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The Silencing of the Lambs

Clause By Clause With Uganda's Anti-Homosexuality Bill

Jim Burroway

February 22nd, 2012
The proposed Anti-Homosexuality Bill, 2009, as published in the official Uganda Gazette on September 25, 2009.

The proposed Anti-Homosexuality Bill, 2009. (Click to download, PDF: 847KB/16 pages)

Uganda’s proposed Anti-Homosexuality Bill has been re-introduced into Parliament and is currently in the hands of the Legal and Parliamentary Affairs Committee. As the Committee considers what to do with the bill, there has been considerable confusion over what would happen if the bill were to become law. Most of the attention has focused on the bill’s death penalty provision, but even if it were removed, the bill’s other seventeen clauses would still represent a barbaric regression for Uganda’s human rights record. In this series, we will examine the original text of bill’s eighteen clauses to uncover exactly what it includes in its present form.

The memorandum which serves as the preamble to the Anti-Homosexuality Bill makes clear that one of the aims of the bill is to prohibit “the promotion or recognition of such sexual relations in public institutions and other places through or with the support of any Government entity in Uganda or any non governmental organization inside or outside the country.” Clause 13 is where the bill tries to achieve that aim:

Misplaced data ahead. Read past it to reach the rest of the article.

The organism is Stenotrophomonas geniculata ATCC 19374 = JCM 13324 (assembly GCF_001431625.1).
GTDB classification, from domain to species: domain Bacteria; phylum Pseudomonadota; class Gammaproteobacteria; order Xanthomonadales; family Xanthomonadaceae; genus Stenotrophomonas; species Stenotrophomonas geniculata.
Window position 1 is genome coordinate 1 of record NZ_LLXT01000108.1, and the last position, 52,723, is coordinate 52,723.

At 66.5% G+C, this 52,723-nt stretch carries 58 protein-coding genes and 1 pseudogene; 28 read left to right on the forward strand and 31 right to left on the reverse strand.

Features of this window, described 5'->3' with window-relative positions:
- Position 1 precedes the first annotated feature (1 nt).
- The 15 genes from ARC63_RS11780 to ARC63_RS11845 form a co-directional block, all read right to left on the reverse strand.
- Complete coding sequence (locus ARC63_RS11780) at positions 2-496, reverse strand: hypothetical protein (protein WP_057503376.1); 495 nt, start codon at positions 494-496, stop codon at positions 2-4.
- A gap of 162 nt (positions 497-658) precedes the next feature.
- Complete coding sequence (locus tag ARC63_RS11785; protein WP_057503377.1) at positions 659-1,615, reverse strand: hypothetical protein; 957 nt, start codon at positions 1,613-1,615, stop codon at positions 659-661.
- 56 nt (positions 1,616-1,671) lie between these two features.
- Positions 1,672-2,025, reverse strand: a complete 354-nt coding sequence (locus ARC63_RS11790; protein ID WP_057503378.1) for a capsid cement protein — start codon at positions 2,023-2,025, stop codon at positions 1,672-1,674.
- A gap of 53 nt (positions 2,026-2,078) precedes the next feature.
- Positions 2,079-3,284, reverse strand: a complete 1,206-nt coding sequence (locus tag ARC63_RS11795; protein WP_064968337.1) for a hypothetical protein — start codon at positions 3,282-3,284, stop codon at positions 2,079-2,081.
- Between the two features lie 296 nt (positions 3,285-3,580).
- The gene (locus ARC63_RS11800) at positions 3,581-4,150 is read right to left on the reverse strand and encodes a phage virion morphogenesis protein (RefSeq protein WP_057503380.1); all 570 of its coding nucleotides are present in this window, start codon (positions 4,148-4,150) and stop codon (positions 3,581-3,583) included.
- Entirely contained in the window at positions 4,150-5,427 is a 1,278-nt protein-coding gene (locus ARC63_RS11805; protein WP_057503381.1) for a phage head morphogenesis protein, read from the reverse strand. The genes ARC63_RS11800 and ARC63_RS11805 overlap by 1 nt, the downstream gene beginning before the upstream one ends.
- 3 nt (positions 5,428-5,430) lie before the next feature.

13. Promotion of homosexuality.
(1) A person who –

(a) participates in production, procuring, marketing, broadcasting, disseminating, publishing pornographic materials for purposes of promoting homosexuality;

(b) funds or sponsors homosexuality or other related activities;

(c) offers premises and other related fixed or movable assets for purposes of homosexuality or promoting homosexuality;

(d) uses electronic devices which include internet, films, mobile phones for purposes of homosexuality or promoting homosexuality and;

(e) who acts as an accomplice or attempts to promote or in any way abets homosexuality and related practices;

commits an offence and is liable on conviction to a line of five thousand currency points or imprisonment of a minimum of five years and a maximum of seven years or both fine and imprisonment.

(2) Where the offender is a corporate body or a business or an association or a non-governmental organization, on conviction its certificate of registration shall be cancelled and the director or proprietor or promoter shall be liable on conviction to imprisonment for seven years.

This bill would thoroughly outlaw any and all advocacy on gay rights in Uganda. Subclause 1.a speaks of “pornographic materials,” implying a limited scope of the bill. But in reality, even the most innocuous depictions or descriptions of LGBT people have been condemned as “pornographic.” The remaining clauses have no similar pretense of restraint. Sublcause 1.b prohibits all funding for LGBT advocacy, 1.c prohibits any property or assets from being used for LGBT advocacy, and 1.d prohibits all electronic media, including the Internet, Emails, SMS text messages, YouTube videos and anything else you can think of that can be used to argue for LGBT rights. This clause bans everything: blog posts, Facebook status updates, even a 140-character Tweet can land the Tweeter in prison for up to seven years.